Fecundity, Fertility and Family Reconstitution Data: The Child Quantity-Quality Trade-O Revisite
AbstractGrowth theorists have recently argued that western nations grew rich by parents substituting child quantity (number of births) for child quality (education). Using family reconstitution data from historical England, we explore the causal link between family size and human capital of offspring measured by their literacy status and professional skills. We use a proxy of marital fecundity to instrument family size, finding that children of couples of low fecundity (and hence small families) were more likely to become literate and employed in a skilled profession than those born to couples of high fecundity (and hence large families). Robust to a variety of specifications, our findings are unusually supportive of the notion of a child quantity-quality trade-off, suggesting this could well have played a key role for the wealth of nations.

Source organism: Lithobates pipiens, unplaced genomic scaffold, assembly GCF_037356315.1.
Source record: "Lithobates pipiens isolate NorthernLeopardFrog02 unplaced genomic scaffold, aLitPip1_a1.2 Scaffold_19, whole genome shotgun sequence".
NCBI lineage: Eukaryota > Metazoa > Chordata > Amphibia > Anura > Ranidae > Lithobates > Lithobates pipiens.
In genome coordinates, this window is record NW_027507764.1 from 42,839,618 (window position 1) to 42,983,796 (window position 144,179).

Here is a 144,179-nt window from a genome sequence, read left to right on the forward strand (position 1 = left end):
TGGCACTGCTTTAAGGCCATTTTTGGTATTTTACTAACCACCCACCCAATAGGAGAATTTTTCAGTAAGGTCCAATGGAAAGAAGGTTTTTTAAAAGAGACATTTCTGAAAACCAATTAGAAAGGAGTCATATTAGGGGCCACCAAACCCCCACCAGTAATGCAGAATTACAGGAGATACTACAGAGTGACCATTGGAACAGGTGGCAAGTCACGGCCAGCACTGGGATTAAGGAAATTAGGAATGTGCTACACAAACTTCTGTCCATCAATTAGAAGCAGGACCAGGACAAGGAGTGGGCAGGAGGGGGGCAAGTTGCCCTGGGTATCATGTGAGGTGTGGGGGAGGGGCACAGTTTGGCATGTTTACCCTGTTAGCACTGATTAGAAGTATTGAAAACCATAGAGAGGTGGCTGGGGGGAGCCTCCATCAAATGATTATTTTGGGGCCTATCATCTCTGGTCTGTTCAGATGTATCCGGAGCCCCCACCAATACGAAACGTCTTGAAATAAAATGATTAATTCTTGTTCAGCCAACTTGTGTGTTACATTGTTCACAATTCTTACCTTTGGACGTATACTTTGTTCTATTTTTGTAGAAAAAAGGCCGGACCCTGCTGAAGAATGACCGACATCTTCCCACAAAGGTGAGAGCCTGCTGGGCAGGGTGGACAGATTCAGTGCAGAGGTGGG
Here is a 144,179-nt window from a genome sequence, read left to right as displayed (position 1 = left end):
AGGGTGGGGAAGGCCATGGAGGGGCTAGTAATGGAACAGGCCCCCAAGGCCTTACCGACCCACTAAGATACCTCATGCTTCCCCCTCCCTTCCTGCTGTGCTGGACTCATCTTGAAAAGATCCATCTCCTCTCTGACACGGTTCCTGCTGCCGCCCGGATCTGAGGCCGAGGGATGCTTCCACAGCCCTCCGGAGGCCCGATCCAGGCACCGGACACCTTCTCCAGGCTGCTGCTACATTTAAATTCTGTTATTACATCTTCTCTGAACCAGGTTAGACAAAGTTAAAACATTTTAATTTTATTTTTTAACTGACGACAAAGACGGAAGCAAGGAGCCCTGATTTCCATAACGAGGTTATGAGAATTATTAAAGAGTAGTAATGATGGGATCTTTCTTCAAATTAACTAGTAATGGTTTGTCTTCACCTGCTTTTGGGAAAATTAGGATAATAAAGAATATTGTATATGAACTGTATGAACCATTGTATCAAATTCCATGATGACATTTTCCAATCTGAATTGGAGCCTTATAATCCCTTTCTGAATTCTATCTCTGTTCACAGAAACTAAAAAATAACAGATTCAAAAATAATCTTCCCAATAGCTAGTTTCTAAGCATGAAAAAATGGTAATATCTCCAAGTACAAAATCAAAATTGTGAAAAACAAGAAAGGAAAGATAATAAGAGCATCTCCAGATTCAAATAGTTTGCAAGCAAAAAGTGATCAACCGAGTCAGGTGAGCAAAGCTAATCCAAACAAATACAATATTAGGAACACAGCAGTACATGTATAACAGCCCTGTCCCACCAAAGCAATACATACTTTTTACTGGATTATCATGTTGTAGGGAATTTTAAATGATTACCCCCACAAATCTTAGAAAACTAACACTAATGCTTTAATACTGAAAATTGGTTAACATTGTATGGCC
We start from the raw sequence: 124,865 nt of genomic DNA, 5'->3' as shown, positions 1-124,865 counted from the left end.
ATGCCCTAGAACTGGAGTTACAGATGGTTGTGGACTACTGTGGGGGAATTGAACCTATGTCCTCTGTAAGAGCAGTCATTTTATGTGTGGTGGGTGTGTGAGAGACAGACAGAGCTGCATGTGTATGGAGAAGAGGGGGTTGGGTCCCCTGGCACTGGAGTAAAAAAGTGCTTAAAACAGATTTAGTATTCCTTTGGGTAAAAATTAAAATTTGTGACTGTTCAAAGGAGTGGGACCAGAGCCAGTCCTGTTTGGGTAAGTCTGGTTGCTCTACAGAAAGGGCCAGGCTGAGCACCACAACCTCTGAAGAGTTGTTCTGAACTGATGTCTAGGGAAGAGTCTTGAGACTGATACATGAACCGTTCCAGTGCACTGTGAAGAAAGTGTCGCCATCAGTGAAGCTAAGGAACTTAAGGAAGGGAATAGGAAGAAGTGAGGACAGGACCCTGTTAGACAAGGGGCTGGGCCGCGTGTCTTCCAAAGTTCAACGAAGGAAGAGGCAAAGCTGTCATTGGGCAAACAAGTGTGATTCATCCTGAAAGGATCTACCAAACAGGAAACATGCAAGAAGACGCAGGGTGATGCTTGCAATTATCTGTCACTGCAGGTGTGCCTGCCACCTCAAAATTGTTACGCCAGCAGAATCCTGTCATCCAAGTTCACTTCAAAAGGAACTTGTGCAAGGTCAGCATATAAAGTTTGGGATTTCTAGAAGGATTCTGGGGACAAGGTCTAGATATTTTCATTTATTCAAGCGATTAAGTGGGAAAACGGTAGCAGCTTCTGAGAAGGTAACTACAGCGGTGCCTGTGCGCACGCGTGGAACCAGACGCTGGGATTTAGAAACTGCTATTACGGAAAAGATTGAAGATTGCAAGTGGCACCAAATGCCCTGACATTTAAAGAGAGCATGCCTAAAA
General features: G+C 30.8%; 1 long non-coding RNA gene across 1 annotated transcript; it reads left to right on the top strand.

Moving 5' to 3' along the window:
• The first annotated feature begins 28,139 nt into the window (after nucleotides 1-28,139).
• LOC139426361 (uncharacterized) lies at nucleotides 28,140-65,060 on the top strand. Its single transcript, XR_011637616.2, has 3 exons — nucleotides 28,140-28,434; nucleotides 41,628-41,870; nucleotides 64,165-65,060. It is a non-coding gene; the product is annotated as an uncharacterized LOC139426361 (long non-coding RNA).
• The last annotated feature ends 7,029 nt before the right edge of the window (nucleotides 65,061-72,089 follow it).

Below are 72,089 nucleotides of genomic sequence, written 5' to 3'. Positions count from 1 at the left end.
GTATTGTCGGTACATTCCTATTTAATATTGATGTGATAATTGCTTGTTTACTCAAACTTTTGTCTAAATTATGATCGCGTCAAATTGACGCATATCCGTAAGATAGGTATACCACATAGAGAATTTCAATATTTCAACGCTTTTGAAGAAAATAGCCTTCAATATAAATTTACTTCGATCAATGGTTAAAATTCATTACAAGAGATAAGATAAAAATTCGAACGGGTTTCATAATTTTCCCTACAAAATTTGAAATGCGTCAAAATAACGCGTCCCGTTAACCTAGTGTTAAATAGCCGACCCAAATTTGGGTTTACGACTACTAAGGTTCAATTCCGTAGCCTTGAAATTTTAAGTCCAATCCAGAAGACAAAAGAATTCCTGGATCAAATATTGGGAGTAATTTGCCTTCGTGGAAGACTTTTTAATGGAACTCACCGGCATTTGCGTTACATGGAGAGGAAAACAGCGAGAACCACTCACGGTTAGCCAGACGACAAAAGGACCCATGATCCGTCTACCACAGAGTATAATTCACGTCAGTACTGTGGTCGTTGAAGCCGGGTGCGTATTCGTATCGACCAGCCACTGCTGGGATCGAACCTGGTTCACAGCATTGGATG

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Bibliographic InfoPaper provided by C.E.P.R. Discussion Papers in its series CEPR Discussion Papers with number 9121.
Date of creation: Sep 2012
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Find related papers by JEL classification:
- J13 - Labor and Demographic Economics - - Demographic Economics - - - Fertility; Family Planning; Child Care; Children; Youth
- N3 - Economic History - - Labor and Consumers, Demography, Education, Health, Welfare, Income, Wealth, Religion, and Philanthropy
- O10 - Economic Development, Technological Change, and Growth - - Economic Development - - - General
This paper has been announced in the following NEP Reports:
- NEP-ALL-2012-09-09 (All new papers)
- NEP-DEM-2012-09-09 (Demographic Economics)
- NEP-HIS-2012-09-09 (Business, Economic & Financial History)
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